Sunday, September 16, 2007

documenting change: one.

I am trying to forget that earlier today I ate something that could probably clog up fifteen people’s arteries. A cream, butter, sugar, animal-fat, cholesterol laden brunch served in a restaurant where the portions were triple the size of one serving. Thankfully, I used my better judgment and did not ingest the entire brioche filled with pastry-cream and topped with blueberries, strawberries, and whipped cream. Nor did I finish off my husband’s stacked grit and crab cake drenched in andouille cream sauce. I still feel enormously full and sick.

I am trying to remind myself that I’ll be at the YMCA tomorrow. And of my fantasy to lose fifteen pounds and gain muscle tone by January. Because when that happens, I have a better fantasy, which is to train for a triathlon. In the past few years, three of my friends have trained for and ran marathons. And now, yet another friend is training to run one. Seems like all of them but one began training after floundering through some major life-changing event. I’m not much on running, but I can understand how climbing toward this immense physical exertion and then completing it could catapult one into a state of change – could land you in a place of mental health (or at least mental readiness) to forge ahead after having just emerged from a shaky transitional state, one entered into after some major life change.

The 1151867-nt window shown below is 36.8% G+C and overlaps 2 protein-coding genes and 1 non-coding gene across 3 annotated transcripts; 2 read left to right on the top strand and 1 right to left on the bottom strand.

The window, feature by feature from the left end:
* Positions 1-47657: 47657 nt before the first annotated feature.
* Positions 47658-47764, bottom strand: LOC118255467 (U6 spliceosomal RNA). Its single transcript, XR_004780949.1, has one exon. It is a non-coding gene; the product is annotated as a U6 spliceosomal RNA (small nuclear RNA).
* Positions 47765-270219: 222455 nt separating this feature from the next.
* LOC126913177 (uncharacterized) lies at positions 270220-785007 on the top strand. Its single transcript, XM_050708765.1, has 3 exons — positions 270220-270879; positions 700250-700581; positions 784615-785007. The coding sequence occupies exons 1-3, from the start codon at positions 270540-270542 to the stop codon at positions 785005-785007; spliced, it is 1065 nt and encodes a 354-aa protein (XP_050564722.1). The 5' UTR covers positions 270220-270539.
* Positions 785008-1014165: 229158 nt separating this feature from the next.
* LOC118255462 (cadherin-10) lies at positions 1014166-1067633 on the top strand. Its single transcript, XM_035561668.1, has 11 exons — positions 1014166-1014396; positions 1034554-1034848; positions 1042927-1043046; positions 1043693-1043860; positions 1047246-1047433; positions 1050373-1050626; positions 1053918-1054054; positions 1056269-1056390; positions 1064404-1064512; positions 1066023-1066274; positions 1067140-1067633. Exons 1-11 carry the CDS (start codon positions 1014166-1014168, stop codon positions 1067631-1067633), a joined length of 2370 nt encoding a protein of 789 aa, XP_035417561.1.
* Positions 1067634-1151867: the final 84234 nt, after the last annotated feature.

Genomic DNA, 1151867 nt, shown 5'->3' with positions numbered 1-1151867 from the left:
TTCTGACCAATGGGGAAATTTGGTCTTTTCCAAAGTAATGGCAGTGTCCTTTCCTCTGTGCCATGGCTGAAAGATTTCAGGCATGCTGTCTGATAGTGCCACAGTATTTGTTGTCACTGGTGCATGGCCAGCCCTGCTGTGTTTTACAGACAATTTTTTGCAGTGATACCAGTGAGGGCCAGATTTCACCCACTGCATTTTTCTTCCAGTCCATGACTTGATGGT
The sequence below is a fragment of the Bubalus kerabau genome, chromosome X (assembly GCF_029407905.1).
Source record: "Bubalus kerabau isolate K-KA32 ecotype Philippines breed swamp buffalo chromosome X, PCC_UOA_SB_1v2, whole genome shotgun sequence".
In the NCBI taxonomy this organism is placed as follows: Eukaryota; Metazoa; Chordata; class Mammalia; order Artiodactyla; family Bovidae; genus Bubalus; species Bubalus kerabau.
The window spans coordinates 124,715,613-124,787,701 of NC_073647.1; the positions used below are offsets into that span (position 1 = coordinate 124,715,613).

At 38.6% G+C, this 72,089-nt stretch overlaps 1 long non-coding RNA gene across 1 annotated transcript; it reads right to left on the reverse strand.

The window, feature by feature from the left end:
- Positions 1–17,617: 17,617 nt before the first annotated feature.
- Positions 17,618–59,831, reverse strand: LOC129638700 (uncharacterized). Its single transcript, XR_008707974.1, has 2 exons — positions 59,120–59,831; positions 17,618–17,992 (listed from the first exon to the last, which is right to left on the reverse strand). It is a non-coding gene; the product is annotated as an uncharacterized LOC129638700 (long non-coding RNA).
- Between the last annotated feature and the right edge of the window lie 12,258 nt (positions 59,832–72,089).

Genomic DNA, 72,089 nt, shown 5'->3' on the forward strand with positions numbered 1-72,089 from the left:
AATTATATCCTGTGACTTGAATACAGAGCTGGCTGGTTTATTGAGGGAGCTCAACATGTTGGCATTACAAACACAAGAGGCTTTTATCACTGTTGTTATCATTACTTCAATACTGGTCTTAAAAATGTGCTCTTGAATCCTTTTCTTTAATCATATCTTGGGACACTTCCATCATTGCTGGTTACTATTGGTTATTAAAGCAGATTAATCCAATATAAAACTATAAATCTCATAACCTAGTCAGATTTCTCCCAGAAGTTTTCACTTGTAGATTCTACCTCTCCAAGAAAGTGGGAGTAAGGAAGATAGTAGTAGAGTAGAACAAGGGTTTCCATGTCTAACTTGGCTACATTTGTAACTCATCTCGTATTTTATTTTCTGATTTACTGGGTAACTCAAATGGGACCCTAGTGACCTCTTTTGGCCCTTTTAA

A couple of weeks ago, I was walking on the elliptical machine at the Y, and I happened to glance up. I noticed in the mirror that I was full-on jogging. And I wasn’t panting uncontrollably. That was a pretty good feeling considering that my electronically generated fitness report from the earlier week had said that the majority of the time I have been spending on the elliptical, I’ve been in “strolling” mode. It sure didn’t feel like strolling while I was sweating and gasping for air.

I suppose, during these days of change, I am for the first time concerned about what’s going on inside of me - physically. I don’t want, as my mother did, to be diagnosed with diabetes in my late thirties. And I don’t want, like mom did, to undergo triple bypass surgery at age 52. And of course, like mom was, I don’t want to be blindsided by a massive stroke when 60 comes my way. There are too many other ways in which I would much prefer to emulate my mother.

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